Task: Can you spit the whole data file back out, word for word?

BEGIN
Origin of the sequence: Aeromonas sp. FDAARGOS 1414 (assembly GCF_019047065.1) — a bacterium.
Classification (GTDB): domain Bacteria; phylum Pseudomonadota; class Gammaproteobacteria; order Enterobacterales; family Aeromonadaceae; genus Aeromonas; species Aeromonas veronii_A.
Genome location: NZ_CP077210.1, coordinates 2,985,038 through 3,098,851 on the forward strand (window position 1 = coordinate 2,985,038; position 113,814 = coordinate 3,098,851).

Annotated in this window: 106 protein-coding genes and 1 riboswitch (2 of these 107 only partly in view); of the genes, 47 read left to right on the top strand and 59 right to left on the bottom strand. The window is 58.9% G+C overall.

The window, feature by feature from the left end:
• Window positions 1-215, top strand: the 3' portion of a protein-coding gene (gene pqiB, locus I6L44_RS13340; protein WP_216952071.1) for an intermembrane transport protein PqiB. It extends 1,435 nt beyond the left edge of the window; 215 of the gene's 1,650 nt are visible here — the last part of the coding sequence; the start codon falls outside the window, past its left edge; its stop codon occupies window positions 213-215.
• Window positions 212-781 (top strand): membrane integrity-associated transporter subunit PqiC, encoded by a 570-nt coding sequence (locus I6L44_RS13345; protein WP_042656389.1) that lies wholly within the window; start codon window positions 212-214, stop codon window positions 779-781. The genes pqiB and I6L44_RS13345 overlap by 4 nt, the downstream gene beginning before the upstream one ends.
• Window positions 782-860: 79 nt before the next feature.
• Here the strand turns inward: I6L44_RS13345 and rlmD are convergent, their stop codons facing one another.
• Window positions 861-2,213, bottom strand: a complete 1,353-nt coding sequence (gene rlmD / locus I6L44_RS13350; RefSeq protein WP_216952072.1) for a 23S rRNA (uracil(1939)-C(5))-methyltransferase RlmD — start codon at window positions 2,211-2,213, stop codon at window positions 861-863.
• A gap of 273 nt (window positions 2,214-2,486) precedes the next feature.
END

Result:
Origin of the sequence: Aeromonas sp. FDAARGOS 1414 (assembly GCF_019047065.1) — a bacterium.
Classification (GTDB): domain Bacteria; phylum Pseudomonadota; class Gammaproteobacteria; order Enterobacterales; family Aeromonadaceae; genus Aeromonas; species Aeromonas veronii_A.
Genome location: NZ_CP077210.1, coordinates 2,985,038 through 3,098,851 on the forward strand (window position 1 = coordinate 2,985,038; position 113,814 = coordinate 3,098,851).

Annotated in this window: 106 protein-coding genes and 1 riboswitch (2 of these 107 only partly in view); of the genes, 47 read left to right on the top strand and 59 right to left on the bottom strand. The window is 58.9% G+C overall.

The window, feature by feature from the left end:
• Window positions 1-215, top strand: the 3' portion of a protein-coding gene (gene pqiB, locus I6L44_RS13340; protein WP_216952071.1) for an intermembrane transport protein PqiB. It extends 1,435 nt beyond the left edge of the window; 215 of the gene's 1,650 nt are visible here — the last part of the coding sequence; the start codon falls outside the window, past its left edge; its stop codon occupies window positions 213-215.
• Window positions 212-781 (top strand): membrane integrity-associated transporter subunit PqiC, encoded by a 570-nt coding sequence (locus I6L44_RS13345; protein WP_042656389.1) that lies wholly within the window; start codon window positions 212-214, stop codon window positions 779-781. The genes pqiB and I6L44_RS13345 overlap by 4 nt, the downstream gene beginning before the upstream one ends.
• Window positions 782-860: 79 nt before the next feature.
• Here the strand turns inward: I6L44_RS13345 and rlmD are convergent, their stop codons facing one another.
• Window positions 861-2,213, bottom strand: a complete 1,353-nt coding sequence (gene rlmD / locus I6L44_RS13350; RefSeq protein WP_216952072.1) for a 23S rRNA (uracil(1939)-C(5))-methyltransferase RlmD — start codon at window positions 2,211-2,213, stop codon at window positions 861-863.
• A gap of 273 nt (window positions 2,214-2,486) precedes the next feature.